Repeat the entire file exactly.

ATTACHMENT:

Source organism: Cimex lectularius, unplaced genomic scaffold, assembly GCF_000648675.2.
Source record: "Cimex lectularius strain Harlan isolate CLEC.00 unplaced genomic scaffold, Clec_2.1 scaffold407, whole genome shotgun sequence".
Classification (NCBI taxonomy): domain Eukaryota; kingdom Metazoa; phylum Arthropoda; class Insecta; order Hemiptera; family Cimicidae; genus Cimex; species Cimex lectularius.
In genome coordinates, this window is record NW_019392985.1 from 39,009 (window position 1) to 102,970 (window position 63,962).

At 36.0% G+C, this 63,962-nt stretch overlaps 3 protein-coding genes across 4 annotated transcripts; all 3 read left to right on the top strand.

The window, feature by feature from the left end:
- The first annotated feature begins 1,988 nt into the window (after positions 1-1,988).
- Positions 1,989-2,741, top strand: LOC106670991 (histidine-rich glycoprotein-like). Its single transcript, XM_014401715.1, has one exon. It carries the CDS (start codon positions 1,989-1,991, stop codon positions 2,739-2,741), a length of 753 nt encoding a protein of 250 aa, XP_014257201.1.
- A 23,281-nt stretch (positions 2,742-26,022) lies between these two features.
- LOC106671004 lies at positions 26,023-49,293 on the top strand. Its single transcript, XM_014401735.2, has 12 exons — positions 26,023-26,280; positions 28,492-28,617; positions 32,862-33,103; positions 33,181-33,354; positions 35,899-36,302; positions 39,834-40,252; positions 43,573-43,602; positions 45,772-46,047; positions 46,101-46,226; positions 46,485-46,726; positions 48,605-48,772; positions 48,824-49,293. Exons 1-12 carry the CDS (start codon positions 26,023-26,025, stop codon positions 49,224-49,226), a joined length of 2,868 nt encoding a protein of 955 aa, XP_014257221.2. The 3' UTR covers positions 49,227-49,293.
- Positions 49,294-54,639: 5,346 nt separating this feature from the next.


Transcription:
Source organism: Cimex lectularius, unplaced genomic scaffold, assembly GCF_000648675.2.
Source record: "Cimex lectularius strain Harlan isolate CLEC.00 unplaced genomic scaffold, Clec_2.1 scaffold407, whole genome shotgun sequence".
Classification (NCBI taxonomy): domain Eukaryota; kingdom Metazoa; phylum Arthropoda; class Insecta; order Hemiptera; family Cimicidae; genus Cimex; species Cimex lectularius.
In genome coordinates, this window is record NW_019392985.1 from 39,009 (window position 1) to 102,970 (window position 63,962).

At 36.0% G+C, this 63,962-nt stretch overlaps 3 protein-coding genes across 4 annotated transcripts; all 3 read left to right on the top strand.

The window, feature by feature from the left end:
- The first annotated feature begins 1,988 nt into the window (after positions 1-1,988).
- Positions 1,989-2,741, top strand: LOC106670991 (histidine-rich glycoprotein-like). Its single transcript, XM_014401715.1, has one exon. It carries the CDS (start codon positions 1,989-1,991, stop codon positions 2,739-2,741), a length of 753 nt encoding a protein of 250 aa, XP_014257201.1.
- A 23,281-nt stretch (positions 2,742-26,022) lies between these two features.
- LOC106671004 lies at positions 26,023-49,293 on the top strand. Its single transcript, XM_014401735.2, has 12 exons — positions 26,023-26,280; positions 28,492-28,617; positions 32,862-33,103; positions 33,181-33,354; positions 35,899-36,302; positions 39,834-40,252; positions 43,573-43,602; positions 45,772-46,047; positions 46,101-46,226; positions 46,485-46,726; positions 48,605-48,772; positions 48,824-49,293. Exons 1-12 carry the CDS (start codon positions 26,023-26,025, stop codon positions 49,224-49,226), a joined length of 2,868 nt encoding a protein of 955 aa, XP_014257221.2. The 3' UTR covers positions 49,227-49,293.
- Positions 49,294-54,639: 5,346 nt separating this feature from the next.